6:09 AM  
Blogger sororNishi said...

I am not totally convinced by this argument. What if your name was John Smith? Try Googling that!! What if you are working to establish a freelance business while still working for an employer?
What of repressive regimes like the USA where you can't always say what you think??

They are a number of reasons apart from dishonesty that would cause a person to assume a pseudonym ...many authors, and the likes of Madonna .. Ringo Starr etc etc..

I have used the same 'nym for 5 years now and am well known and easy to Google.

It is my Artist Name and I am both fond and proud of it.

6:28 AM  
Blogger GeorgieG said...

Great read! :)

6:45 AM  
Anonymous Brandon G said...

Great post. Very interesting!

6:54 AM  
Blogger Ghosty Kips said...

You are ridiculous. This "fake" name is how I'm known, and how I've created and sold art, and what I've used to make many friends and acquaintances online who later got to know my real name because they showed themselves online to be worth getting to know offline. How do you know I'm not a doctor, a lawyer or an accountant? How do you know I don't market my real name for those things, and use this moniker for the rest? Why do I need to be as one-dimensional as you folks to gain validity? I don't, obviously.

7:15 AM  
Anonymous Carol Harnett said...

Can't agree enough with the sentiments in this post. Transparency builds trust - and trust is becoming a rare commodity these days.

8:42 AM  
Blogger JaqStone said...

Hi Terri.
I could not agree more! Transparency is essential in relationships and that is what both social networking and business are based on. I understand that some may be more interested in building recognition of their business or product but you can do that on your web site and profile bio. People don't connect with companies and products; we connect with human beings. When I find someone engaging on Twitter I want to know what they do and will check out their web site or blog ... because of the person.
The consistency you mentioned is also very important. It builds a sense of familiarity across your various networks, forums, and communities. We naturally trust more those who are familiar to us, especially if we have already had a positive experience of them. Personally, I am far more likely to follow/friend a real name and face, and far more likely to recommend them to others.

11:32 AM  
Blogger JaqStone said...

Hi, soroNishi.
While I agree with Terri, the case of artists is a bit different, as most are identified by a pseudonym that expresses their style of art. Also, many fiction authors write under a pen name to avoid personal conflicts that could result from their books. I have an artist friend who used the same graphic and 'nym for many years but it was only after she began using her real name and photo that success found her. The only reason she didn't use her photo to begin with is that she was insecure about her personal appearance. I wonder how often that is the case for people, rather than trying to hide their identity.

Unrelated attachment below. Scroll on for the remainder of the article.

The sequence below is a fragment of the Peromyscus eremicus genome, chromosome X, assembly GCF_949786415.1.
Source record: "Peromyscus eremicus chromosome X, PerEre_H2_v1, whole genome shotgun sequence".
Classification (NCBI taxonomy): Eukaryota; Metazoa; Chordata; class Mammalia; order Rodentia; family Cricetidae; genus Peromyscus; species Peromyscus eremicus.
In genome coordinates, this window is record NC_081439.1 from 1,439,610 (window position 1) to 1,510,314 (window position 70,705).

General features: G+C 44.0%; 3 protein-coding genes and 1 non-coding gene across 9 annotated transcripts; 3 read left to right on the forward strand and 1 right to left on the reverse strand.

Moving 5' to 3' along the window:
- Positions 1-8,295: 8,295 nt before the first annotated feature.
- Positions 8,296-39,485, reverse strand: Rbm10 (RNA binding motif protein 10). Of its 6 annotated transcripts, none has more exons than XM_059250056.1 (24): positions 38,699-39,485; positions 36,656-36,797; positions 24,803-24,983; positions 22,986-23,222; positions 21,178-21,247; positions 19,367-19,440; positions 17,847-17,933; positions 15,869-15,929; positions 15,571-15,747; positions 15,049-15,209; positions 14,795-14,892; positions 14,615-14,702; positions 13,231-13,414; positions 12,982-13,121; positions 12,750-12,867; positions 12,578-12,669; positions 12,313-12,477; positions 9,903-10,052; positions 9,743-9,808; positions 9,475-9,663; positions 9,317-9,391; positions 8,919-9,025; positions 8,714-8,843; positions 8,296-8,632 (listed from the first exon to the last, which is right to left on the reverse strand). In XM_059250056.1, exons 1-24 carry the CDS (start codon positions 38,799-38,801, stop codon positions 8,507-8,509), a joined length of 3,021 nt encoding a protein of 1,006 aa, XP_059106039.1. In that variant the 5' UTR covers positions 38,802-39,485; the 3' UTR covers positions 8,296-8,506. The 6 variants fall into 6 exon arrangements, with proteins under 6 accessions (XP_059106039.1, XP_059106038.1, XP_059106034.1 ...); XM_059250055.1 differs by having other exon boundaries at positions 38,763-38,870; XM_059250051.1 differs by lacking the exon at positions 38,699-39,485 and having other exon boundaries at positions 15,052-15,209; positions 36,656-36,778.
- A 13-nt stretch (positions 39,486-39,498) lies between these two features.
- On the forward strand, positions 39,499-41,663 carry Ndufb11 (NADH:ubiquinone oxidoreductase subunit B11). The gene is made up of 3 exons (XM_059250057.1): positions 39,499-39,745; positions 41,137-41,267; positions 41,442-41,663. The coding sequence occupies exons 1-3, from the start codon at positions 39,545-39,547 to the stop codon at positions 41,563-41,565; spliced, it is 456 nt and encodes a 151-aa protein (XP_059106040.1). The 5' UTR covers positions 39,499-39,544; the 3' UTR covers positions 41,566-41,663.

11:44 AM  
Blogger TriNEThing said...

This is a great article, Terri - I've had similar discussions with people over the years about using a dfferent usernames across various platforms.

I'm a little bit guilty because in some channels the username I prefer (TheJeff) is already taken so I have to settle for being TheGoodJeff. But, I am also fortunate to have a fairly uncommon real name so as long as someone gets close on the spelling, Google is gonna hook 'em up with a pointer to one of my profiles.

I also think that aggregation services like Empire Avenue, xeeme, fully follow,, etc, are extremely helpful in sorting out who someone actually is. EA is, of course, my favorite because of the incentive to be as fully connected as possible.

12:57 PM  
Anonymous Martina McGowan said...

Excellent points, Terri. I am a rtelative newbie, and these are all things someone had made available at the beginning.

I too started out with a moniker, but it would not have been relevant to anyone but me in hingsight. Even though I don't sell anything (yet) I felt it was important to come across as who I really was. No distractions or walls to keep me from learning to engage. This has served me well so far, and I have met some really awesome, caring and helpoful people.

As in face-to-face connections, authenticity is the key.

2:49 PM  
Blogger Patch said...

I work in the dance industry and you will see a lot of the older methods of marketing which was the company selling the idea that the brand is good but now you see it as the people deciding on what brand is good.The way companies get to that group of people now is by being something that most of the old methods can't be...human. Make mistakes, make them laugh, make them part of the experience. Your post mapped it out for me in further detail. Thank you.

8:30 PM  
Blogger Tom Stitt said...

Agree with your outlook on using your real name and photo image. Also agree that most individual to entity tweeting has low trust though I'm finding that entity to entity tweeting seems to be an effective way to start conversations between individuals.